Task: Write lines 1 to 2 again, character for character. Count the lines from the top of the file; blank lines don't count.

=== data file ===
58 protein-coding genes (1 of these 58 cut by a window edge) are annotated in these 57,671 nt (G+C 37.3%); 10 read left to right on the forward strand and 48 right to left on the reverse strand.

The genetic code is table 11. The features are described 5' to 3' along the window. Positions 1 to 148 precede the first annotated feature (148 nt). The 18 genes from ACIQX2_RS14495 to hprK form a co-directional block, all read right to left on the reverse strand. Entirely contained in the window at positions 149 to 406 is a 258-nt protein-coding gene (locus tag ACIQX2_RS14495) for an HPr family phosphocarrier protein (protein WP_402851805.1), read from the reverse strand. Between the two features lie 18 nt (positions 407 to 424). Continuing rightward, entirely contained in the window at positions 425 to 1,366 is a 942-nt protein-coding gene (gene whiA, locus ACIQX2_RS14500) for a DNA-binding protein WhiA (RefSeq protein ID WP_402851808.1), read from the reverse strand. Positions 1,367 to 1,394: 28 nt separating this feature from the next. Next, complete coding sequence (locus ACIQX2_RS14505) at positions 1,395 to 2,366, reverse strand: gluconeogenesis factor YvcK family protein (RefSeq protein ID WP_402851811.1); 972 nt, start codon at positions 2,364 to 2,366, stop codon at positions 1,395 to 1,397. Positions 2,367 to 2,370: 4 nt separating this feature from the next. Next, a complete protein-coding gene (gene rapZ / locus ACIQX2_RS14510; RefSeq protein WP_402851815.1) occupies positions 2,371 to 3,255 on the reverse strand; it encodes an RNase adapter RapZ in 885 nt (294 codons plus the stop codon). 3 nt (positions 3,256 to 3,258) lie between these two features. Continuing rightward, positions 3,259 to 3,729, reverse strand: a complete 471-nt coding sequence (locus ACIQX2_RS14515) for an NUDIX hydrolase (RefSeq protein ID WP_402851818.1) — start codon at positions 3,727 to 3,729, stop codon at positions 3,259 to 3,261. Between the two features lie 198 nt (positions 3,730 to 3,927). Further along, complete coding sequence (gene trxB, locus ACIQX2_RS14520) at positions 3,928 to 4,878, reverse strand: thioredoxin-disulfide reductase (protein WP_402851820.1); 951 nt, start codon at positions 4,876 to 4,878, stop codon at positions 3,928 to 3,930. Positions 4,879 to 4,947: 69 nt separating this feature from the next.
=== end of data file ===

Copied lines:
58 protein-coding genes (1 of these 58 cut by a window edge) are annotated in these 57,671 nt (G+C 37.3%); 10 read left to right on the forward strand and 48 right to left on the reverse strand.

The genetic code is table 11. The features are described 5' to 3' along the window. Positions 1 to 148 precede the first annotated feature (148 nt). The 18 genes from ACIQX2_RS14495 to hprK form a co-directional block, all read right to left on the reverse strand. Entirely contained in the window at positions 149 to 406 is a 258-nt protein-coding gene (locus tag ACIQX2_RS14495) for an HPr family phosphocarrier protein (protein WP_402851805.1), read from the reverse strand. Between the two features lie 18 nt (positions 407 to 424). Continuing rightward, entirely contained in the window at positions 425 to 1,366 is a 942-nt protein-coding gene (gene whiA, locus ACIQX2_RS14500) for a DNA-binding protein WhiA (RefSeq protein ID WP_402851808.1), read from the reverse strand. Positions 1,367 to 1,394: 28 nt separating this feature from the next. Next, complete coding sequence (locus ACIQX2_RS14505) at positions 1,395 to 2,366, reverse strand: gluconeogenesis factor YvcK family protein (RefSeq protein ID WP_402851811.1); 972 nt, start codon at positions 2,364 to 2,366, stop codon at positions 1,395 to 1,397. Positions 2,367 to 2,370: 4 nt separating this feature from the next. Next, a complete protein-coding gene (gene rapZ / locus ACIQX2_RS14510; RefSeq protein WP_402851815.1) occupies positions 2,371 to 3,255 on the reverse strand; it encodes an RNase adapter RapZ in 885 nt (294 codons plus the stop codon). 3 nt (positions 3,256 to 3,258) lie between these two features. Continuing rightward, positions 3,259 to 3,729, reverse strand: a complete 471-nt coding sequence (locus ACIQX2_RS14515) for an NUDIX hydrolase (RefSeq protein ID WP_402851818.1) — start codon at positions 3,727 to 3,729, stop codon at positions 3,259 to 3,261. Between the two features lie 198 nt (positions 3,730 to 3,927). Further along, complete coding sequence (gene trxB, locus ACIQX2_RS14520) at positions 3,928 to 4,878, reverse strand: thioredoxin-disulfide reductase (protein WP_402851820.1); 951 nt, start codon at positions 4,876 to 4,878, stop codon at positions 3,928 to 3,930. Positions 4,879 to 4,947: 69 nt separating this feature from the next.